The focus of the "APAR fix" is "to rectify the problem as soon as possible"[12] whereas the PTF "is a tested APAR... The PTF 'closes' the APAR. " Prior to that, an APAR is "a problem with an IBM program that is formally tracked until a solution is provided.”[4]


Customers sometimes explain the acronym in a tongue-in-cheek manner as permanent temporary fix[13] or more practically probably this fixes, because they have the option to make the PTF a permanent part of the operating system if the patch fixes the problem. One explanation of Program Temporary Fix says it's temporary, just until the next ice age.

See also[edit]


  1. ^ In 2001 a long time IBMer wrote "I thought it was now Product Temporary Fix." "Should APARs be accepted".
  2. ^ Nonetheless PROGRAM temporary fix is still in use. "Traps do not process for CiscoAPIC models in CA Spectrum". September 11, 2017.
  3. ^ IBM Corporation. "IBM Security: APARs explained". Retrieved Oct 14, 2019. a formal report from IBM development to customers that have notified IBM of a problem or suspected defect.
  4. ^ a b Gabe Goldberg (June 12, 2013). "IBM's APAR process provides the tools for dealing with software issues". (MSP TechMedia).
  5. ^ IBM System/360 Operating System - Maintenance Program. C27-6918. {{cite book}}: |work= ignored (help)
  6. ^ "Chapter 9: IMAPTFLE" (PDF). IBM System/360 Operating System: Service Aids - OS Release 21 (PDF) (Third ed.). March 1972. pp. 219–239. GC28-6719-2. {{cite book}}: |work= ignored (help)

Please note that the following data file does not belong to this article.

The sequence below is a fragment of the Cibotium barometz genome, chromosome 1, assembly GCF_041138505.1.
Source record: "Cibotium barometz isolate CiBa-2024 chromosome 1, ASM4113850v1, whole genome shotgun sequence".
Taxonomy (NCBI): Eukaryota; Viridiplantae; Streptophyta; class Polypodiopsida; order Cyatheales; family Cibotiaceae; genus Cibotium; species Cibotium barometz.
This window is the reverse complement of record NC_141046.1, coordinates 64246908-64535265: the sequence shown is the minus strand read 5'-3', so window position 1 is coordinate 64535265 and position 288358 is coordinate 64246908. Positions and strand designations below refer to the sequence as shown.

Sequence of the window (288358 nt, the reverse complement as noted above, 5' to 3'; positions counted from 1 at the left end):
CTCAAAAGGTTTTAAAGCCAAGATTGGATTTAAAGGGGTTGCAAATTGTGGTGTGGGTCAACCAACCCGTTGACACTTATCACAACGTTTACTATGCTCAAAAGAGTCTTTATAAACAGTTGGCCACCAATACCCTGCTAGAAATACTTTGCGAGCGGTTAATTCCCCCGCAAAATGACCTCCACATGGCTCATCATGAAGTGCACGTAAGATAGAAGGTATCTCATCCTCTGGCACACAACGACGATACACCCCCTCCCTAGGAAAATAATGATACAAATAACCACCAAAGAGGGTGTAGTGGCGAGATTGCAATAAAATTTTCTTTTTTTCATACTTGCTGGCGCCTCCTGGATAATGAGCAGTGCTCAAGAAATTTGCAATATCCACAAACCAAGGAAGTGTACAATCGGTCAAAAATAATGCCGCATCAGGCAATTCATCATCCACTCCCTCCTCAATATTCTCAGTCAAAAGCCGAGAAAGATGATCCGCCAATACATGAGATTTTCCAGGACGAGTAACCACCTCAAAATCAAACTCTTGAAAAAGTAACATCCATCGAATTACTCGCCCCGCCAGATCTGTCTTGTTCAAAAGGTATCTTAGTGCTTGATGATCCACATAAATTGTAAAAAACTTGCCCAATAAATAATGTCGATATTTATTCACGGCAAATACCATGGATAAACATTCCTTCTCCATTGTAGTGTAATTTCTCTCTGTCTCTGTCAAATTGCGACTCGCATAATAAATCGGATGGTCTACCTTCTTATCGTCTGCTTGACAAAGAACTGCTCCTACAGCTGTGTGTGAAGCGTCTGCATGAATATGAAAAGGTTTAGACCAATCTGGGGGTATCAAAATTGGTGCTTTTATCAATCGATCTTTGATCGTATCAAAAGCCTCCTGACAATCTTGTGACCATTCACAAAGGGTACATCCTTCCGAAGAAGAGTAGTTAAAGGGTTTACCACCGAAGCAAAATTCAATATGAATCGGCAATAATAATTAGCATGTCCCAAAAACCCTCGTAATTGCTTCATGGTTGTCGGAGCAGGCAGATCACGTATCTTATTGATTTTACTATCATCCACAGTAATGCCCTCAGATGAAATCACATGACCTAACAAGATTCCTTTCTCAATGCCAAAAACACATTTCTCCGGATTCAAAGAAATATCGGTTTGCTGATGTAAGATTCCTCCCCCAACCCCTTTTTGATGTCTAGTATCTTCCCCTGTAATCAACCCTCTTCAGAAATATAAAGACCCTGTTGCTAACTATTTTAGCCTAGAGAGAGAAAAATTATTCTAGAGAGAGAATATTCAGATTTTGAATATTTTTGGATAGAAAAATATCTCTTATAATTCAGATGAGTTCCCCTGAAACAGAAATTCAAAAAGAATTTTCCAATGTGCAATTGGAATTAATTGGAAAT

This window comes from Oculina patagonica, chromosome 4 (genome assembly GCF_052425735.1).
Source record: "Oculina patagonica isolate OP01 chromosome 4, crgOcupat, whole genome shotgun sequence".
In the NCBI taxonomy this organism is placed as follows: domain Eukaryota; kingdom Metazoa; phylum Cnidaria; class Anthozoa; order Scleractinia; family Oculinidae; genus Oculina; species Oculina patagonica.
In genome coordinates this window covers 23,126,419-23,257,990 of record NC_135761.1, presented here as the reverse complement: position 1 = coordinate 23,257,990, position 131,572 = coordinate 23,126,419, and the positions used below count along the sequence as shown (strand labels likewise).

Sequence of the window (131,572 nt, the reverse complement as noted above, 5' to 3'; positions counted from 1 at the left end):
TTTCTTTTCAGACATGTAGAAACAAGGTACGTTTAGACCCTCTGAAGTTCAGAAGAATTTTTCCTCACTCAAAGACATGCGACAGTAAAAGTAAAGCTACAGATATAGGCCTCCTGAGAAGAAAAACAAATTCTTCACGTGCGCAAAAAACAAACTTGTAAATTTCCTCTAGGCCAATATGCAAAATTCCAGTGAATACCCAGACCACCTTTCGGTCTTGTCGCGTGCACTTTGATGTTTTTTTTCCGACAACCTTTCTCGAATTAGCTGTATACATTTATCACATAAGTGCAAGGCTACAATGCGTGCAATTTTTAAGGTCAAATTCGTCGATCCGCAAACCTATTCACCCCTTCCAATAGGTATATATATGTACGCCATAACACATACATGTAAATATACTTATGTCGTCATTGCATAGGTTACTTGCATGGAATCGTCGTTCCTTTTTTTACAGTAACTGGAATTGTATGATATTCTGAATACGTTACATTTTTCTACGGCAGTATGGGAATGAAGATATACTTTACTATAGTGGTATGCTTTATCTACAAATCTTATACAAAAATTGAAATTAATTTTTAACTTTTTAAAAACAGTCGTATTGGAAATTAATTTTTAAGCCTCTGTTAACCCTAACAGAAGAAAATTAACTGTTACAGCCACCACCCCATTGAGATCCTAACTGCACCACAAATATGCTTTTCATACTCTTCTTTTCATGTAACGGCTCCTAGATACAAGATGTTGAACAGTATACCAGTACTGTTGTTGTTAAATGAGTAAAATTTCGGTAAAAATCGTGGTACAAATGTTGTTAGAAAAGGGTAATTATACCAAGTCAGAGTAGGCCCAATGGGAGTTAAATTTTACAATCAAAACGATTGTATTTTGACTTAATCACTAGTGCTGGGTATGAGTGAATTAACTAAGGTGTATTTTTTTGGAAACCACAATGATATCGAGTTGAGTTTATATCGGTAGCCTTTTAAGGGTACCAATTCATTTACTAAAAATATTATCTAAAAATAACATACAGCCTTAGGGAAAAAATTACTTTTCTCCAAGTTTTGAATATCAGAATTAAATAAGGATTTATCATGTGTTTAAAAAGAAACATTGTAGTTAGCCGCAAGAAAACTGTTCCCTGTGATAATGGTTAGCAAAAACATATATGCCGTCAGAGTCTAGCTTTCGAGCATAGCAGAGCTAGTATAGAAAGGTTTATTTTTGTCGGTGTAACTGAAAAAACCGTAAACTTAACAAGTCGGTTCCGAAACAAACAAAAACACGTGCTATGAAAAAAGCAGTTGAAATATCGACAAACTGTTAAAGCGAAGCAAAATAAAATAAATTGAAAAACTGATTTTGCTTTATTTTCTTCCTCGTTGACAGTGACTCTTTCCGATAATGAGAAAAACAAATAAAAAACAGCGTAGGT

7. ^ "The IEBEDIT Program" (PDF). IBM System/360 Operating System - Utilities (PDF) (Twelfth ed.). June 1970. pp. 392–402. GC28-6586-11. {{cite book}}: |work= ignored (help)
  8. ^ IBM Corporation. "Virtual I/O Server overview". IBM Knowledge Center. Retrieved Oct 14, 2019.
  9. ^ Glenn Robinson (October 28, 2015). "Populating the VIOS Virtual Media Repository".
  10. ^ a b "Issues with Cognos and other IBM software can arise from configuration errors, problems in third-party hardware or software, and occasionally, because of a bug in the IBM product itself." "IBM Support – Authorized Program Analysis Reports". Archived from the original on 2017-12-08. Retrieved 2017-12-07.
  11. ^ "An APAR fix is usually replaced later by a permanent correction called a PTF." Ebbers, Mike; Kettner, John; O'Brien, Wayne (2012). Introduction to the New Mainframe: z/OS Basics. ISBN 978-0738435343.
  12. ^ Mehdi Salebi (August 7, 2011). "Diff between PTF,APAR,INTERMFIX".
  13. ^ "PTF - Permanent Temporary Fix (humor)".

External links[edit]